Economic Problems Of Socialism in the U.S.S.R.
REMARKS ON ECONOMIC QUESTIONS CONNECTED WITH THE NOVEMBER 1951 DISCUSSION
I have received all the materials on the economic discussion arranged to assess the draft textbook on political economy. The material received includes the "Proposals for the Improvement of the Draft Textbook on Political Economy," "Proposals for the Elimination of Mistakes and Inaccuracies" in the draft, and the "Memorandum on Disputed Issues."
On all these materials, as well as on the draft textbook, I consider it necessary to make the following remarks.
1. CHARACTER OF ECONOMIC LAWS UNDER SOCIALISM
Some comrades deny the objective character of laws of science, and of laws of political economy particularly, under socialism. They deny that the laws of political economy reflect law-governed processes which operate independently of the will of man. They believe that in view of the specific role assigned to the Soviet state by history, the Soviet state and its leaders can abolish existing laws of political economy and can "form," "create," new laws.
These comrades are profoundly mistaken. It is evident that they confuse laws of science, which reflect objective processes in nature or society, processes which take place independently of the will of man, with the laws which are issued by governments, which are made by the will of man, and which have only juridical validity. But they must not be confused.
Marxism regards laws of science -- whether they be laws of natural science or laws of political economy -- as the reflection of objective processes which take place independently of the will of man. Man may discover these laws, get to know them, study them, reckon with them in his activities and utilize them in the interests of society, but he cannot change or abolish them. Still less can he form or create new laws of science.
Does this mean, for instance, that the results of the action of the laws of nature, the results of the action of the forces of nature, are generally inavertible, that the destructive action of the forces of nature always and everywhere proceeds with an elemental and inexorable power that does not yield to the influence of man? No, it does not. Leaving aside astronomical, geological and other similar processes, which man really is powerless to influence, even if he has come to know the laws of their development, in many other cases man is very far from powerless, in the sense of being able to influence the processes of nature. In all such cases, having come to know the laws of nature, reckoning with them and relying on them, and intelligently applying and utilizing them, man can restrict their sphere of action, and can impart a different direction to the destructive forces of nature and convert them to the use of society.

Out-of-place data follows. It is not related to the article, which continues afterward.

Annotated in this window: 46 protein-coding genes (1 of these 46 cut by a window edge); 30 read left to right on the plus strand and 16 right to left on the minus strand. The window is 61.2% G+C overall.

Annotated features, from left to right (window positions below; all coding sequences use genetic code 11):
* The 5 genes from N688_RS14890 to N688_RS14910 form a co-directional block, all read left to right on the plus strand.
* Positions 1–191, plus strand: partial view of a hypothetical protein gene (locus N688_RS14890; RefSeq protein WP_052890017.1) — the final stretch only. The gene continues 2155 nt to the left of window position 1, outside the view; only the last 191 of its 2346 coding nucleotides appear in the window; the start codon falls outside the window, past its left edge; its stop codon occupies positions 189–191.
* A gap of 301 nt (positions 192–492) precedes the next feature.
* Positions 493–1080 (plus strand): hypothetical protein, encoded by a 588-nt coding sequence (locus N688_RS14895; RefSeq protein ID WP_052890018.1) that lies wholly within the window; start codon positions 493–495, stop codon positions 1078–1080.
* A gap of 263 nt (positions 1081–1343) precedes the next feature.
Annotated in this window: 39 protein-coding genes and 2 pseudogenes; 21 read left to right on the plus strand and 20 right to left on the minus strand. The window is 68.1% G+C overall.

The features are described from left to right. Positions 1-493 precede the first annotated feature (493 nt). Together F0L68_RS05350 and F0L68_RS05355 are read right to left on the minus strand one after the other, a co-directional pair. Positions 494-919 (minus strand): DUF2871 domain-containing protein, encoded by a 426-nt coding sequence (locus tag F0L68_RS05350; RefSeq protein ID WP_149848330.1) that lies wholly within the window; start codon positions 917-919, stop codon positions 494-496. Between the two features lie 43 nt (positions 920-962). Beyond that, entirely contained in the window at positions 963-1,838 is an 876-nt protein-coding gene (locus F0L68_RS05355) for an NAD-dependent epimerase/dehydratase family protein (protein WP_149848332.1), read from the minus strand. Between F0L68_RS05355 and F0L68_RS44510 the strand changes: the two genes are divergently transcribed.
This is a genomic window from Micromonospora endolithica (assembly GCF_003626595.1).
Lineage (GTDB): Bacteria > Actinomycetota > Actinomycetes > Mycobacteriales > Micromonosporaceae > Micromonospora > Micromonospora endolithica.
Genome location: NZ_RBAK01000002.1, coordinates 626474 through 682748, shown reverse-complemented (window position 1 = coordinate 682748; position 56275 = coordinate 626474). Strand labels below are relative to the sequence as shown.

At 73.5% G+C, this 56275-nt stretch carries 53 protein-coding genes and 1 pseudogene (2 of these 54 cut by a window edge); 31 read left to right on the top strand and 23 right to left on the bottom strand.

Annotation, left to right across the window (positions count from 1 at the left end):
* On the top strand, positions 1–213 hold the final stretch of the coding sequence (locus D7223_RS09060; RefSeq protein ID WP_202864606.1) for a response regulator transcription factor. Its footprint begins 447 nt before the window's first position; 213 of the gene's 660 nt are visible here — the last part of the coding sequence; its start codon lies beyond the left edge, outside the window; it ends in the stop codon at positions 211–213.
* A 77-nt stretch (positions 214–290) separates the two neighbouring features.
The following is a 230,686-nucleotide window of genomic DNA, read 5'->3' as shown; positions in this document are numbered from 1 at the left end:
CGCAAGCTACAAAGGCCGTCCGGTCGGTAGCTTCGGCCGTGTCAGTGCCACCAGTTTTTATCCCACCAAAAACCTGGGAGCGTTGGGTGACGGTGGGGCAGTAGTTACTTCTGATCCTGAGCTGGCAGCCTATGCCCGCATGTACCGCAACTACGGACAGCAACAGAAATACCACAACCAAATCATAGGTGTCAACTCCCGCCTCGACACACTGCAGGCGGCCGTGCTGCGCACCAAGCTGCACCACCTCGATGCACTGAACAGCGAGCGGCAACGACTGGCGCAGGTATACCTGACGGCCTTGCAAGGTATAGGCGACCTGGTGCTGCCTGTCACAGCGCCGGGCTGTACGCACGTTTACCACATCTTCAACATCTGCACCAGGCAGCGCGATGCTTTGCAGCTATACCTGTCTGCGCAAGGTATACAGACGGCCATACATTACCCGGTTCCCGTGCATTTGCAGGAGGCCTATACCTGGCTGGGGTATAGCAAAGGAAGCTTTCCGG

To take one of numerous examples. In olden times the overflow of big rivers, floods, and the resulting destruction of homes and crops, was considered an inavertible calamity, against which man was powerless. But with the lapse of time and the development of human knowledge, when man had learned to build dams and hydro-electric stations, it became possible to protect society from the calamity of flood which had formerly seemed to be inavertible. More, man learned to curb the destructive forces of nature, to harness them, so to speak, to convert the force of water to the use of society and to utilize it for the irrigation of fields and the generation of power.
Does this mean that man has thereby abolished laws of nature, laws of science, and has created new laws of nature, new laws of science? No, it does not. The fact is that all this procedure of averting the action of the destructive forces of water and of utilizing them in the interests of society takes place without any violation, alteration or abolition of scientific laws or the creation of new scientific laws. On the contrary, all this procedure is effected in precise conformity with the laws of nature and the laws of science, since any violation, even the slightest, of the laws of nature would only upset matters and render the procedure futile.
The same must be said of the laws of economic development, the laws of political economy -- whether in the period of capitalism or in the period of socialism. Here, too, the laws of economic development, as in the case of natural science, are objective laws, reflecting processes of economic development which take place independently of the will of man. Man may discover these laws, get to know them and, relying upon them, utilize them in the interests of society, impart a different direction to the destructive action of some of the laws, restrict their sphere of action, and allow fuller scope to other laws that are forcing their way to the forefront; but he cannot destroy them or create new economic laws.
One of the distinguishing features of political economy is that its laws, unlike those of natural science, are impermanent, that they, or at least the majority of them, operate for a definite historical period, after which they give place to new laws. However, these laws are not abolished, but lose their validity owing to the new economic conditions and depart from the scene in order to give place to new laws, laws which are not created by the will of man, but which arise from the new economic conditions.